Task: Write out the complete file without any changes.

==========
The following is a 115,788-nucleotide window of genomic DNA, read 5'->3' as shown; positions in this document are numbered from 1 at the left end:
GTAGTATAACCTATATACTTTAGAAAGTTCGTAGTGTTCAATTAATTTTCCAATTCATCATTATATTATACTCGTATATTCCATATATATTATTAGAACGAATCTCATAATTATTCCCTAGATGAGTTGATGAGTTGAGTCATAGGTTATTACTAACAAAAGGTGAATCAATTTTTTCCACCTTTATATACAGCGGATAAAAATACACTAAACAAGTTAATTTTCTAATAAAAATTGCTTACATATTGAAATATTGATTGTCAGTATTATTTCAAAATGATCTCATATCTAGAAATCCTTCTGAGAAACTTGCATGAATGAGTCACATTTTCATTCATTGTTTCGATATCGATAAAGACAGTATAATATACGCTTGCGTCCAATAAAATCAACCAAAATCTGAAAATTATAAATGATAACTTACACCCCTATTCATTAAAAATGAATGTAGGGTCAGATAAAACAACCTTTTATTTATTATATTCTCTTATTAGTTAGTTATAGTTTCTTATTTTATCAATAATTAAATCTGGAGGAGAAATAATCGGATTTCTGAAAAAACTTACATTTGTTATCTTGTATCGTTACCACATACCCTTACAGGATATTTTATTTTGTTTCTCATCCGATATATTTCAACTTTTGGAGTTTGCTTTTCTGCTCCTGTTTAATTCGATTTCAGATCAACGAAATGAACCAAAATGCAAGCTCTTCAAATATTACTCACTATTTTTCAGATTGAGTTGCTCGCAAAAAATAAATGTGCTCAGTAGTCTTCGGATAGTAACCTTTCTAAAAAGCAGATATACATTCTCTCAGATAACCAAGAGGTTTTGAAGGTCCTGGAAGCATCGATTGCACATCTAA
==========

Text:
The following is a 115,788-nucleotide window of genomic DNA, read 5'->3' as shown; positions in this document are numbered from 1 at the left end:
GTAGTATAACCTATATACTTTAGAAAGTTCGTAGTGTTCAATTAATTTTCCAATTCATCATTATATTATACTCGTATATTCCATATATATTATTAGAACGAATCTCATAATTATTCCCTAGATGAGTTGATGAGTTGAGTCATAGGTTATTACTAACAAAAGGTGAATCAATTTTTTCCACCTTTATATACAGCGGATAAAAATACACTAAACAAGTTAATTTTCTAATAAAAATTGCTTACATATTGAAATATTGATTGTCAGTATTATTTCAAAATGATCTCATATCTAGAAATCCTTCTGAGAAACTTGCATGAATGAGTCACATTTTCATTCATTGTTTCGATATCGATAAAGACAGTATAATATACGCTTGCGTCCAATAAAATCAACCAAAATCTGAAAATTATAAATGATAACTTACACCCCTATTCATTAAAAATGAATGTAGGGTCAGATAAAACAACCTTTTATTTATTATATTCTCTTATTAGTTAGTTATAGTTTCTTATTTTATCAATAATTAAATCTGGAGGAGAAATAATCGGATTTCTGAAAAAACTTACATTTGTTATCTTGTATCGTTACCACATACCCTTACAGGATATTTTATTTTGTTTCTCATCCGATATATTTCAACTTTTGGAGTTTGCTTTTCTGCTCCTGTTTAATTCGATTTCAGATCAACGAAATGAACCAAAATGCAAGCTCTTCAAATATTACTCACTATTTTTCAGATTGAGTTGCTCGCAAAAAATAAATGTGCTCAGTAGTCTTCGGATAGTAACCTTTCTAAAAAGCAGATATACATTCTCTCAGATAACCAAGAGGTTTTGAAGGTCCTGGAAGCATCGATTGCACATCTAA